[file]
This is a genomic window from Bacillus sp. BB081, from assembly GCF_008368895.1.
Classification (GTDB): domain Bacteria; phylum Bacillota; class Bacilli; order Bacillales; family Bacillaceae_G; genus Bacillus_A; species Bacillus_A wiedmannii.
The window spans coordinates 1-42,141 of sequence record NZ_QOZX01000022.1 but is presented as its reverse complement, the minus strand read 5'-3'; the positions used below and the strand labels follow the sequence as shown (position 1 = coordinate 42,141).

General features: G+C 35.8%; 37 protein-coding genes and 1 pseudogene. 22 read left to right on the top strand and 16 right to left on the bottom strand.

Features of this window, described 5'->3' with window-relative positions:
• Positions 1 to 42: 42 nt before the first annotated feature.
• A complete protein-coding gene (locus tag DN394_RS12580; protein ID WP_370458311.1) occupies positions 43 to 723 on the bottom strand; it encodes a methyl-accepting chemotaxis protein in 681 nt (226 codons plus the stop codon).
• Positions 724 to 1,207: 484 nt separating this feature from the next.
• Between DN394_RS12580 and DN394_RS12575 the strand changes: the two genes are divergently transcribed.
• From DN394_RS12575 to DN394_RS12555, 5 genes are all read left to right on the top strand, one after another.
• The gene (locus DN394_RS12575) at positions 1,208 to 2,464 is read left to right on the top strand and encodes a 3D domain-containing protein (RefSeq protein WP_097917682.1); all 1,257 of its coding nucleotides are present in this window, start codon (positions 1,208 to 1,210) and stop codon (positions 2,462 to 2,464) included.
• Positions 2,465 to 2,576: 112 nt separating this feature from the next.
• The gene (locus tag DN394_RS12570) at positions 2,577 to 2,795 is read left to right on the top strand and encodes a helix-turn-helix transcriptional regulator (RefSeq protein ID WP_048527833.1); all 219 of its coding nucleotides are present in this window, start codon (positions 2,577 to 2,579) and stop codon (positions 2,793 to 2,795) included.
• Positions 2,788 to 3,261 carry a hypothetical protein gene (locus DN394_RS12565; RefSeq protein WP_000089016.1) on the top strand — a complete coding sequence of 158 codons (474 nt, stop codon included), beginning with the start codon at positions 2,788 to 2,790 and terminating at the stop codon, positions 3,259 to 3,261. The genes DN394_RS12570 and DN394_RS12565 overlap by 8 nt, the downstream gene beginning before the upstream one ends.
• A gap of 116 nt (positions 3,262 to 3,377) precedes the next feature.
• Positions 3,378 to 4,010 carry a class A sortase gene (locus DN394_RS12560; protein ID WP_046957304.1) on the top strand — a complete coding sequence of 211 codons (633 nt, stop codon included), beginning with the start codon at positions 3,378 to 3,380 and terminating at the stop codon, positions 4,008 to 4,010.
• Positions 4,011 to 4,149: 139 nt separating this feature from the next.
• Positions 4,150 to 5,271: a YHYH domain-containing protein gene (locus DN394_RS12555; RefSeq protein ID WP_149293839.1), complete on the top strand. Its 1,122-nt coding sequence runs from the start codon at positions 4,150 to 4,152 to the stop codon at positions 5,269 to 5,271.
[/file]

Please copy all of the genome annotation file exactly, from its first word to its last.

This is a genomic window from Bacillus sp. BB081, from assembly GCF_008368895.1.
Classification (GTDB): domain Bacteria; phylum Bacillota; class Bacilli; order Bacillales; family Bacillaceae_G; genus Bacillus_A; species Bacillus_A wiedmannii.
The window spans coordinates 1-42,141 of sequence record NZ_QOZX01000022.1 but is presented as its reverse complement, the minus strand read 5'-3'; the positions used below and the strand labels follow the sequence as shown (position 1 = coordinate 42,141).

General features: G+C 35.8%; 37 protein-coding genes and 1 pseudogene. 22 read left to right on the top strand and 16 right to left on the bottom strand.

Features of this window, described 5'->3' with window-relative positions:
• Positions 1 to 42: 42 nt before the first annotated feature.
• A complete protein-coding gene (locus tag DN394_RS12580; protein ID WP_370458311.1) occupies positions 43 to 723 on the bottom strand; it encodes a methyl-accepting chemotaxis protein in 681 nt (226 codons plus the stop codon).
• Positions 724 to 1,207: 484 nt separating this feature from the next.
• Between DN394_RS12580 and DN394_RS12575 the strand changes: the two genes are divergently transcribed.
• From DN394_RS12575 to DN394_RS12555, 5 genes are all read left to right on the top strand, one after another.
• The gene (locus DN394_RS12575) at positions 1,208 to 2,464 is read left to right on the top strand and encodes a 3D domain-containing protein (RefSeq protein WP_097917682.1); all 1,257 of its coding nucleotides are present in this window, start codon (positions 1,208 to 1,210) and stop codon (positions 2,462 to 2,464) included.
• Positions 2,465 to 2,576: 112 nt separating this feature from the next.
• The gene (locus tag DN394_RS12570) at positions 2,577 to 2,795 is read left to right on the top strand and encodes a helix-turn-helix transcriptional regulator (RefSeq protein ID WP_048527833.1); all 219 of its coding nucleotides are present in this window, start codon (positions 2,577 to 2,579) and stop codon (positions 2,793 to 2,795) included.
• Positions 2,788 to 3,261 carry a hypothetical protein gene (locus DN394_RS12565; RefSeq protein WP_000089016.1) on the top strand — a complete coding sequence of 158 codons (474 nt, stop codon included), beginning with the start codon at positions 2,788 to 2,790 and terminating at the stop codon, positions 3,259 to 3,261. The genes DN394_RS12570 and DN394_RS12565 overlap by 8 nt, the downstream gene beginning before the upstream one ends.
• A gap of 116 nt (positions 3,262 to 3,377) precedes the next feature.
• Positions 3,378 to 4,010 carry a class A sortase gene (locus DN394_RS12560; protein ID WP_046957304.1) on the top strand — a complete coding sequence of 211 codons (633 nt, stop codon included), beginning with the start codon at positions 3,378 to 3,380 and terminating at the stop codon, positions 4,008 to 4,010.
• Positions 4,011 to 4,149: 139 nt separating this feature from the next.
• Positions 4,150 to 5,271: a YHYH domain-containing protein gene (locus DN394_RS12555; RefSeq protein ID WP_149293839.1), complete on the top strand. Its 1,122-nt coding sequence runs from the start codon at positions 4,150 to 4,152 to the stop codon at positions 5,269 to 5,271.